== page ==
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Social cognition has become a high priority area for the study of schizophrenia. However, despite developments in this area, progress remains limited by inconsistent terminology and differences in the way social cognition is measured. To address these obstacles, a consensus-building meeting on social cognition in schizophrenia was held at the National Institute of Mental Health in March 2006. Agreement was reached on several points, including definitions of terms, the significance of social cognition for schizophrenia research, and suggestions for future research directions. The importance of translational interdisciplinary research teams was emphasized. The current article presents a summary of these discussions.
BACKGROUND - We have reported genetic linkage between bipolar disorder and markers on chromosome 6q16.3-22.1 in the National Institute of Mental Health Genetics Initiative wave 3 pedigrees. Here we test for: 1) robustness of the linkage to differing analysis methods, genotyping error, and gender-specific maps; 2) parent-of-origin effects; and 3) interaction with markers within the schizophrenia linkage region on chromosome 6p.
METHODS - Members of 245 families ascertained through a sibling pair affected with bipolar I or schizoaffective-bipolar disorder were genotyped with 18 markers spanning chromosome 6. Nonparametric linkage analysis was performed.
RESULTS - Linkage to 6q is robust to analysis method, gender-specific map differences, and genotyping error. The locus confers a 1.4-fold increased risk. Affected siblings share the maternal more often than the paternal chromosome (p =.006), which could reflect a maternal parent-of-origin effect. There is a positive correlation between family-specific linkage scores on 6q and those on 6p22.2 (r =.26; p <.0001). Linkage analysis for each locus conditioned on evidence of linkage to the other increases the evidence for linkage at both loci (p <.0005). Logarithm of the odds (LOD) scores increased from 2.26 to 5.42 on 6q and from.35 to 2.26 on 6p22.2.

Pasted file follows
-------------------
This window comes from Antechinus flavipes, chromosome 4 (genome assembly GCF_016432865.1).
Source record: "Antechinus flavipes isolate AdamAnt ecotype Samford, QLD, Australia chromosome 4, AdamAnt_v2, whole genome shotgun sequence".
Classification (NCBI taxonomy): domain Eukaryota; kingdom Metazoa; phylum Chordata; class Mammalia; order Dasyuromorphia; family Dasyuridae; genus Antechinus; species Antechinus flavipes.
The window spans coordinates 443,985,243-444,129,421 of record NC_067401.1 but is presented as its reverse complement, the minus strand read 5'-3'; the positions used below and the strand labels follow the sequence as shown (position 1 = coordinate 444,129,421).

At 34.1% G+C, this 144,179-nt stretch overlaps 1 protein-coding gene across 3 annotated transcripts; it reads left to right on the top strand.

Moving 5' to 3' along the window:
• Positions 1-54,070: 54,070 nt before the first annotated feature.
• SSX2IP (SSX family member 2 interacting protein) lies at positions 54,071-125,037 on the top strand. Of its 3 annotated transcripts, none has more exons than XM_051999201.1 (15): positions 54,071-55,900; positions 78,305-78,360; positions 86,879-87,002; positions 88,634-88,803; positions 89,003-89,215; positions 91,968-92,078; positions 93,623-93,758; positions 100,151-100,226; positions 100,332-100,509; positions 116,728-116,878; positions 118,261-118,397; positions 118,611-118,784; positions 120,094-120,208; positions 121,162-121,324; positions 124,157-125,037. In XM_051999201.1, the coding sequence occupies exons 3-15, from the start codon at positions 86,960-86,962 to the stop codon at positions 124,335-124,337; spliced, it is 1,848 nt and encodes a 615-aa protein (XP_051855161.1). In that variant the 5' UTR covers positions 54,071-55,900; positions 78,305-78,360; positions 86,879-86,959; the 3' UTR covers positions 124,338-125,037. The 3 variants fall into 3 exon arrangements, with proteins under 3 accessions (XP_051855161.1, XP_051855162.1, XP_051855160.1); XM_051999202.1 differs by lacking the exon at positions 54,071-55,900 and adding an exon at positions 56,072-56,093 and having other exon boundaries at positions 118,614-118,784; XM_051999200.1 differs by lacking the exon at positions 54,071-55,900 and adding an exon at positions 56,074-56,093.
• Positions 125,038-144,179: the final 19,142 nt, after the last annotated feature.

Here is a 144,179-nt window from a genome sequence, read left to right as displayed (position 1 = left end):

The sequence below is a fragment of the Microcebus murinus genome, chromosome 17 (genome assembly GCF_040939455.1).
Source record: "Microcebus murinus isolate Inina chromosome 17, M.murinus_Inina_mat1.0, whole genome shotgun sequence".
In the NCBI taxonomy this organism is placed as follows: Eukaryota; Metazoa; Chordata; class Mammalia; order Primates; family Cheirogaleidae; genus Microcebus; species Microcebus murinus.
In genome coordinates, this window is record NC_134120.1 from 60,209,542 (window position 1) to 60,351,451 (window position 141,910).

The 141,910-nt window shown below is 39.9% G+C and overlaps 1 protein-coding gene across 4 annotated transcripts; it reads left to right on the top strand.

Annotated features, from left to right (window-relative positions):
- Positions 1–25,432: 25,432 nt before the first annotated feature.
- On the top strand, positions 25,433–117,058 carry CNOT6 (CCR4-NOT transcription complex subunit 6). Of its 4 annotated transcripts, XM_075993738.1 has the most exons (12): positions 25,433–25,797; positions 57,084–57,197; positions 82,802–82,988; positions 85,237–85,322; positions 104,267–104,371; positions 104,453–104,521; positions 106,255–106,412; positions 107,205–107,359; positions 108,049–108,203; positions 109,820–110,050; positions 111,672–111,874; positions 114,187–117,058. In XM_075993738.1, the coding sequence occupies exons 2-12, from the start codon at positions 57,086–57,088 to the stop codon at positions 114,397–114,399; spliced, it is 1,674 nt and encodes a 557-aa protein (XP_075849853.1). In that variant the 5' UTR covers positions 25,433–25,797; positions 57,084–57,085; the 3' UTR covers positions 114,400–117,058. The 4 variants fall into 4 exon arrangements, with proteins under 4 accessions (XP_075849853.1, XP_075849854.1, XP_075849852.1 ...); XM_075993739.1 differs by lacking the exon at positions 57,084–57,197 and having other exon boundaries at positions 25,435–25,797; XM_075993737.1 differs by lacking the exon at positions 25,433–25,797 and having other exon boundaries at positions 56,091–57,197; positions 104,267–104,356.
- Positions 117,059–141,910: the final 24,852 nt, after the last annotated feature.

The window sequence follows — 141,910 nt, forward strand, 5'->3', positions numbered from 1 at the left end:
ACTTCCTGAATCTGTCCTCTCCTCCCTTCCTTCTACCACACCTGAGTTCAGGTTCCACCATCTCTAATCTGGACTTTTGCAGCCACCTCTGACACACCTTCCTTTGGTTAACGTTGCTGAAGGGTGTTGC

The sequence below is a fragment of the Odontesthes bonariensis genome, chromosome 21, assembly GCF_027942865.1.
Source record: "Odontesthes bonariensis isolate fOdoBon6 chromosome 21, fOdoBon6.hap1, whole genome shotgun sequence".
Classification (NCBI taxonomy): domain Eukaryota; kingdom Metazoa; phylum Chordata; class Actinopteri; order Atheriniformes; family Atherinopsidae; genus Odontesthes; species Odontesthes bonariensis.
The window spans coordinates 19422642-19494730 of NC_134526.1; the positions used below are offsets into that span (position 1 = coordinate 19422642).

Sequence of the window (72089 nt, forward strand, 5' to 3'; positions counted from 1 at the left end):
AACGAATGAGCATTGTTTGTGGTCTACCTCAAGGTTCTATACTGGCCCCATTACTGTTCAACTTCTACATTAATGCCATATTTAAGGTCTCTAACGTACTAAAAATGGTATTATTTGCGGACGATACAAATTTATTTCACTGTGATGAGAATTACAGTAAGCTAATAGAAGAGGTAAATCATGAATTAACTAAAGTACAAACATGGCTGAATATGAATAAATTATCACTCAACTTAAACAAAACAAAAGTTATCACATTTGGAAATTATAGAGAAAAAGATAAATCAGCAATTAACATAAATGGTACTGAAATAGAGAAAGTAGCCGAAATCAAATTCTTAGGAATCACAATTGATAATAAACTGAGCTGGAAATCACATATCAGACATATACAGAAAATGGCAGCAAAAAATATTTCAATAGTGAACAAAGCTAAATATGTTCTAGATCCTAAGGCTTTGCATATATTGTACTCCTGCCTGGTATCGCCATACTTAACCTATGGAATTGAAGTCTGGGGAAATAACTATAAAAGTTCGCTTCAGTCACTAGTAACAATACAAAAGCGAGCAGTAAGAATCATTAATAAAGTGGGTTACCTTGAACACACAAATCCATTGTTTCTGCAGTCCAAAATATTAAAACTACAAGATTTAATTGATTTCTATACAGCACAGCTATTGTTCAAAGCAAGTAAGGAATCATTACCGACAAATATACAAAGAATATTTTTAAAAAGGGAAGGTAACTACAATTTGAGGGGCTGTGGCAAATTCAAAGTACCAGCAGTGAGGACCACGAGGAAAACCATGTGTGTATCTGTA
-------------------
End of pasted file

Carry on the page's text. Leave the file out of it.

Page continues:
CONCLUSIONS - These results support linkage of bipolar disorder to 6q, uncover a maternal parent-of-origin effect, and demonstrate an interaction of this locus with one on chromosome 6p22.2, previously linked only to schizophrenia.
This review was generated from discussions by the Pharmacologic and Somatic Treatments Section of the National Institute of Mental Health Strategic Plan for Mood Disorders Committee on advancing novel pharmacologic and somatic treatments for mood disorders. The opening section of the article summarizes in broad strokes, current pharmacologic treatments, and new directions in the field. Thereafter the topics focus on specific research initiatives that could advance the current therapeutics for mood disorders including new basic and clinical research in vivo human imaging procedures, somatic therapeutics, and the vast new area of pharmacogenetics. New scientific and technical opportunities exist today based on advances in basic neuroscience, opportunities in clinical testing, industry interest in advancing central nervous system therapeutics, and on active consumer advocacy groups. The question of how to bring all of these positive forces together to accelerate discovery in mood disorder thera-peutics is the topic of this article.